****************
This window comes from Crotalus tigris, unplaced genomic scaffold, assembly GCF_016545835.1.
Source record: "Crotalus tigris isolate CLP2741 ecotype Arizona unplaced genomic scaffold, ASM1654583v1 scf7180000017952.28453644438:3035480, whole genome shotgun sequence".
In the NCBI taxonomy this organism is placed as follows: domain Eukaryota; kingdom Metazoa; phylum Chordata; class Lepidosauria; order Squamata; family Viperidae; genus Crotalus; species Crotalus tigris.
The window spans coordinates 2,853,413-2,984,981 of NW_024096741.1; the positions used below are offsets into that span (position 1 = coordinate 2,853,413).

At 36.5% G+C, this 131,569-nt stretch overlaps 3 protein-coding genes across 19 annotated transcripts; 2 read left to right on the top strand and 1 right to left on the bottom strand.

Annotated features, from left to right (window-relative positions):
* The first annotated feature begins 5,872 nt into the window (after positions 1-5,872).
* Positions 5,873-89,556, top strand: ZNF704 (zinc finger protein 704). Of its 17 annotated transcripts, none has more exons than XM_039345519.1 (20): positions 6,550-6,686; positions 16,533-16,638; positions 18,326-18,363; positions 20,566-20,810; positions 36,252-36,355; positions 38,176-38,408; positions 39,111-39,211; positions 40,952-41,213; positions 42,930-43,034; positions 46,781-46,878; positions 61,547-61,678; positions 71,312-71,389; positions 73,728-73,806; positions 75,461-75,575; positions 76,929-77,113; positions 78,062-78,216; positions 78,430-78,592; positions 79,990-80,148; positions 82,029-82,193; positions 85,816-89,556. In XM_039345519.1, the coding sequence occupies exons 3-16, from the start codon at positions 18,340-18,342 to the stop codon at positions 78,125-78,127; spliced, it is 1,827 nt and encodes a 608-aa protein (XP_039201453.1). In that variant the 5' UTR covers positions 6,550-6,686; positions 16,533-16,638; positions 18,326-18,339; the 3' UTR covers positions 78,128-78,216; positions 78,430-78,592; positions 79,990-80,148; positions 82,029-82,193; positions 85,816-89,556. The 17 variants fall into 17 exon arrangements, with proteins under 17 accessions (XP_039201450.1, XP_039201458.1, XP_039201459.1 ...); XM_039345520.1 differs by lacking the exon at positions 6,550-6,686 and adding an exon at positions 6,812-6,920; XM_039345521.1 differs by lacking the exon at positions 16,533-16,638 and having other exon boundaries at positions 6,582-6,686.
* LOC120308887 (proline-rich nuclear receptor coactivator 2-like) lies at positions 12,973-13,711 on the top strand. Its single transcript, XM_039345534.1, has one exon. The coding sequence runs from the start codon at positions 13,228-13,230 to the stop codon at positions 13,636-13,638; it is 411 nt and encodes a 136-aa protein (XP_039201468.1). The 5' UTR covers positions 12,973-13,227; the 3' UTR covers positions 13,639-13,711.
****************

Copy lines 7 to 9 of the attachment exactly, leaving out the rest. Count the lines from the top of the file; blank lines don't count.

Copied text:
* The first annotated feature begins 5,872 nt into the window (after positions 1-5,872).
* Positions 5,873-89,556, top strand: ZNF704 (zinc finger protein 704). Of its 17 annotated transcripts, none has more exons than XM_039345519.1 (20): positions 6,550-6,686; positions 16,533-16,638; positions 18,326-18,363; positions 20,566-20,810; positions 36,252-36,355; positions 38,176-38,408; positions 39,111-39,211; positions 40,952-41,213; positions 42,930-43,034; positions 46,781-46,878; positions 61,547-61,678; positions 71,312-71,389; positions 73,728-73,806; positions 75,461-75,575; positions 76,929-77,113; positions 78,062-78,216; positions 78,430-78,592; positions 79,990-80,148; positions 82,029-82,193; positions 85,816-89,556. In XM_039345519.1, the coding sequence occupies exons 3-16, from the start codon at positions 18,340-18,342 to the stop codon at positions 78,125-78,127; spliced, it is 1,827 nt and encodes a 608-aa protein (XP_039201453.1). In that variant the 5' UTR covers positions 6,550-6,686; positions 16,533-16,638; positions 18,326-18,339; the 3' UTR covers positions 78,128-78,216; positions 78,430-78,592; positions 79,990-80,148; positions 82,029-82,193; positions 85,816-89,556. The 17 variants fall into 17 exon arrangements, with proteins under 17 accessions (XP_039201450.1, XP_039201458.1, XP_039201459.1 ...); XM_039345520.1 differs by lacking the exon at positions 6,550-6,686 and adding an exon at positions 6,812-6,920; XM_039345521.1 differs by lacking the exon at positions 16,533-16,638 and having other exon boundaries at positions 6,582-6,686.
* LOC120308887 (proline-rich nuclear receptor coactivator 2-like) lies at positions 12,973-13,711 on the top strand. Its single transcript, XM_039345534.1, has one exon. The coding sequence runs from the start codon at positions 13,228-13,230 to the stop codon at positions 13,636-13,638; it is 411 nt and encodes a 136-aa protein (XP_039201468.1). The 5' UTR covers positions 12,973-13,227; the 3' UTR covers positions 13,639-13,711.